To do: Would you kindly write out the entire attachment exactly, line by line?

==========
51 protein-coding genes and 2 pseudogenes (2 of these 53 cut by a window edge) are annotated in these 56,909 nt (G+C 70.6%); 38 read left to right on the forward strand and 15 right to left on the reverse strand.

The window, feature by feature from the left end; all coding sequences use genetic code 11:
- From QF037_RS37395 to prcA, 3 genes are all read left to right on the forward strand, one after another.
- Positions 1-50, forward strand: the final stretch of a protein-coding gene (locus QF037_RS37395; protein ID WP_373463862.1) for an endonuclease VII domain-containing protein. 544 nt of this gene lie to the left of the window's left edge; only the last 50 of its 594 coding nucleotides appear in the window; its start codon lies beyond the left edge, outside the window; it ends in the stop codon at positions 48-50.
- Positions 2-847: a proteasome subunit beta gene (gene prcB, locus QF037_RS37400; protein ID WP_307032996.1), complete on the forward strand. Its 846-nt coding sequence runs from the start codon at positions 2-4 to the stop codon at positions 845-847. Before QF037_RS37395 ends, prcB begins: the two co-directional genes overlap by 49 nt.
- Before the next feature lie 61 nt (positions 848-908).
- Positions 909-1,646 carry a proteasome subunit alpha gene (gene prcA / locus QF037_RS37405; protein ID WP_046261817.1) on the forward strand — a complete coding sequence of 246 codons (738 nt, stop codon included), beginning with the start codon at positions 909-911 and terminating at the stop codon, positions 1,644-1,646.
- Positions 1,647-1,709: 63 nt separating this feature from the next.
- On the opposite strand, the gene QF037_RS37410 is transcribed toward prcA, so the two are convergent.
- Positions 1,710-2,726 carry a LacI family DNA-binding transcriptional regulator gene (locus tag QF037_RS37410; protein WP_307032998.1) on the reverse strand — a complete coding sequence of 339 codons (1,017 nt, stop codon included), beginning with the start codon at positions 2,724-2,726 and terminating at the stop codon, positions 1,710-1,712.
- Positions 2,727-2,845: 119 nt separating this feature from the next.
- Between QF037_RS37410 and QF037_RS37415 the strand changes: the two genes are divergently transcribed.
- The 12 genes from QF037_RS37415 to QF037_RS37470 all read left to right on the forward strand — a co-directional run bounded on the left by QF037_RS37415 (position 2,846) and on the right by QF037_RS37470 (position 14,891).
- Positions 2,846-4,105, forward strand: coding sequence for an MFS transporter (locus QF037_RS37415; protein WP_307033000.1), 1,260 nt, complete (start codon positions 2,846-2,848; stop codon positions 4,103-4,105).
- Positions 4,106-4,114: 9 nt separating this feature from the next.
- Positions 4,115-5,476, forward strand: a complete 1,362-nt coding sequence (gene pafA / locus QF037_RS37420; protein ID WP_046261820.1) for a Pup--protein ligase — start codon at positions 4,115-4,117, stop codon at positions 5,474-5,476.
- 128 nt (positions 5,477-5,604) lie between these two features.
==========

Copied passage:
51 protein-coding genes and 2 pseudogenes (2 of these 53 cut by a window edge) are annotated in these 56,909 nt (G+C 70.6%); 38 read left to right on the forward strand and 15 right to left on the reverse strand.

The window, feature by feature from the left end; all coding sequences use genetic code 11:
- From QF037_RS37395 to prcA, 3 genes are all read left to right on the forward strand, one after another.
- Positions 1-50, forward strand: the final stretch of a protein-coding gene (locus QF037_RS37395; protein ID WP_373463862.1) for an endonuclease VII domain-containing protein. 544 nt of this gene lie to the left of the window's left edge; only the last 50 of its 594 coding nucleotides appear in the window; its start codon lies beyond the left edge, outside the window; it ends in the stop codon at positions 48-50.
- Positions 2-847: a proteasome subunit beta gene (gene prcB, locus QF037_RS37400; protein ID WP_307032996.1), complete on the forward strand. Its 846-nt coding sequence runs from the start codon at positions 2-4 to the stop codon at positions 845-847. Before QF037_RS37395 ends, prcB begins: the two co-directional genes overlap by 49 nt.
- Before the next feature lie 61 nt (positions 848-908).
- Positions 909-1,646 carry a proteasome subunit alpha gene (gene prcA / locus QF037_RS37405; protein ID WP_046261817.1) on the forward strand — a complete coding sequence of 246 codons (738 nt, stop codon included), beginning with the start codon at positions 909-911 and terminating at the stop codon, positions 1,644-1,646.
- Positions 1,647-1,709: 63 nt separating this feature from the next.
- On the opposite strand, the gene QF037_RS37410 is transcribed toward prcA, so the two are convergent.
- Positions 1,710-2,726 carry a LacI family DNA-binding transcriptional regulator gene (locus tag QF037_RS37410; protein WP_307032998.1) on the reverse strand — a complete coding sequence of 339 codons (1,017 nt, stop codon included), beginning with the start codon at positions 2,724-2,726 and terminating at the stop codon, positions 1,710-1,712.
- Positions 2,727-2,845: 119 nt separating this feature from the next.
- Between QF037_RS37410 and QF037_RS37415 the strand changes: the two genes are divergently transcribed.
- The 12 genes from QF037_RS37415 to QF037_RS37470 all read left to right on the forward strand — a co-directional run bounded on the left by QF037_RS37415 (position 2,846) and on the right by QF037_RS37470 (position 14,891).
- Positions 2,846-4,105, forward strand: coding sequence for an MFS transporter (locus QF037_RS37415; protein WP_307033000.1), 1,260 nt, complete (start codon positions 2,846-2,848; stop codon positions 4,103-4,105).
- Positions 4,106-4,114: 9 nt separating this feature from the next.
- Positions 4,115-5,476, forward strand: a complete 1,362-nt coding sequence (gene pafA / locus QF037_RS37420; protein ID WP_046261820.1) for a Pup--protein ligase — start codon at positions 4,115-4,117, stop codon at positions 5,474-5,476.
- 128 nt (positions 5,477-5,604) lie between these two features.